Parents who are not comfortable with their children going back to school can apply to the Department of Basic Education (DBE) to have their children home schooled.
However, according to Basic Education Minister Angie Motshekga, in terms of the relevant section of the South African Schools Act, parents or guardians need to get home schooling approval from the education authorities.
“A parent who chooses not to send a learner to school must apply to the head of the provincial education department who, in the terms of the South African Schools Act, can exempt a learner entirely, partially or conditionally from compulsory school attendance, if such an exemption is in the best interest of the learner,” says Minister Motshekga.
After being closed since the middle of March following the coronavirus disease (COVID-19) outbreak in South Africa, schools have begun to reopen, with the department following a phased-in approach.
Schools were initially set to open on 1 June but that was postponed for a week because some schools were not ready.
The first group to go back were grades 12 and seven pupils, on condition that their school had the necessary personal protective equipment and other safety measures in place to safeguard both staff and learners, says Minister Motshekga.
She says the safety of pupils, teachers and support staff is the department’s number one concern. “Critical to the reopening of schools was and still remains absolute compliance with all health, safety and social distancing protocols pronounced by the Department of Health.
Any school or office that does not comply with these measures will remain closed until compliance is reached, says Minister Motshekga.
She urges parents not to send pupils who exhibit COVD-19 symptoms to school.
The Minister says water tanks have been delivered to schools without running water to enable hygiene protocols to be followed.
Reopening of school measures
The DBE printed directives in the Government Gazette pertaining to the reopening of schools and the measures needed to address, prevent and combat the spread of the virus in the basic education sector.Minister Motshekga says the gazette states that people who need to travel between provinces, metropolitan areas and districts to get to and from work on a daily basis will be issued with special travel permits. These will be issued by a head of department or a delegated official, she says.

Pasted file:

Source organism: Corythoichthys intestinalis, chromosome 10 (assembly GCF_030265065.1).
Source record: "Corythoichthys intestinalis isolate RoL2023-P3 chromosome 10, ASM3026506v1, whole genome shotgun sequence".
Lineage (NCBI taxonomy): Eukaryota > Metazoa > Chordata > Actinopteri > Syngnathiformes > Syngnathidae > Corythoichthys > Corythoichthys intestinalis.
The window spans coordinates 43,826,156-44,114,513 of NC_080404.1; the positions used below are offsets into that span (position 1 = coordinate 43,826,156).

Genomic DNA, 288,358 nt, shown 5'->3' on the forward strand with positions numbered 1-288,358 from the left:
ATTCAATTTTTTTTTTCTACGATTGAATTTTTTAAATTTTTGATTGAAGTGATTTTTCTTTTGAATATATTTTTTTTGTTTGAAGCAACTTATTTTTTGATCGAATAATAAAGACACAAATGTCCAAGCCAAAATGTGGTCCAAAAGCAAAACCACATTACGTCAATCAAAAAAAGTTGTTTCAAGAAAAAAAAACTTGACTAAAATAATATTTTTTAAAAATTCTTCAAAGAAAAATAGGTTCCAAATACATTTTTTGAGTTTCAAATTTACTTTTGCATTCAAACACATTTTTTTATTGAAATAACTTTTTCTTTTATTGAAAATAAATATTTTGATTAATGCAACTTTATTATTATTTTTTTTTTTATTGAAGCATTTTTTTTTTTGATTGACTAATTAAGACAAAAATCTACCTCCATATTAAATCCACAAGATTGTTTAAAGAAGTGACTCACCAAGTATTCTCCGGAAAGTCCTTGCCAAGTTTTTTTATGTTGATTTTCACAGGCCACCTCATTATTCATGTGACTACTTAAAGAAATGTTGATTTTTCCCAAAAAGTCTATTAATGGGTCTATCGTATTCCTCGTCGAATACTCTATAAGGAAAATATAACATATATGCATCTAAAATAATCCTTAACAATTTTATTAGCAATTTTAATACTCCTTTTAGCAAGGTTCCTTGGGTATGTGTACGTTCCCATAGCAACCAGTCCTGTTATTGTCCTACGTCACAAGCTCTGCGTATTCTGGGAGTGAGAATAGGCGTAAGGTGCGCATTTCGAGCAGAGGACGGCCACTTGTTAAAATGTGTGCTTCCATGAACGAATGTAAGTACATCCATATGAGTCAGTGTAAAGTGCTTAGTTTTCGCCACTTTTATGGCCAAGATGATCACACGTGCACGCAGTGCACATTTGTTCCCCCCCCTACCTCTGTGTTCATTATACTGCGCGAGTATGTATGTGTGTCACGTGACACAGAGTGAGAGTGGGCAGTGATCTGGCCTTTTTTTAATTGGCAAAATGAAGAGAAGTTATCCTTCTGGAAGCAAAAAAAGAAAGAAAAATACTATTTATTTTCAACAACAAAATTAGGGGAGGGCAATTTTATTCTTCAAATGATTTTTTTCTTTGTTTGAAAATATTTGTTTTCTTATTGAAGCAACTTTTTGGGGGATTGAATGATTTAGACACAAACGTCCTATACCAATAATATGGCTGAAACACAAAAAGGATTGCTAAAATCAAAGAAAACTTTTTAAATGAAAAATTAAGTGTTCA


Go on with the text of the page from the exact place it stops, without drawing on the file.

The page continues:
“There will also be a certificate issued to learners who have to commute to and from school on a daily basis, which will be issued by a principal of a school or a delegated person. The issuing of the certificates must be done in compliance with the regulations.
A person transporting a learner to school must also be issued with a permit.”
She says the school timetable has been re-engineered to make up for the lost school days. “In order to recoup the teaching and learning time lost, the schooling system had to be re-engineered – resulting in an adjustment of the timetables and a review of the curriculum in terms of the National Education Policy Act.
The Act empowers the Minister to determine a national policy for the curriculum framework, core syllabuses and education programme.
“A curriculum workstream, consisting of curriculum experts from the department and from outside the department, is continuously managing this aspect of the re-engineering of the curriculum,” says Minister Motshekga.
The ban on all extramural events at schools, including sport, choral competitions and choral rehearsals, arts and other cultural festivals, remains in place.
Schools will be receiving psychosocial support services from the DBE, the Department of Health and the Department of Social Development to help learners, educators and officials who are experiencing social, mental, psychological and emotional difficulties from COVID-19.
The National School Nutrition Programme has also been adjusted so that it is aligned with the phased-in approach of schooling and the Curriculum Recovery Plan of the basic education sector. The DBE is supplying food handlers in schools with the required personal protective equipment, including gloves, aprons and cloth masks.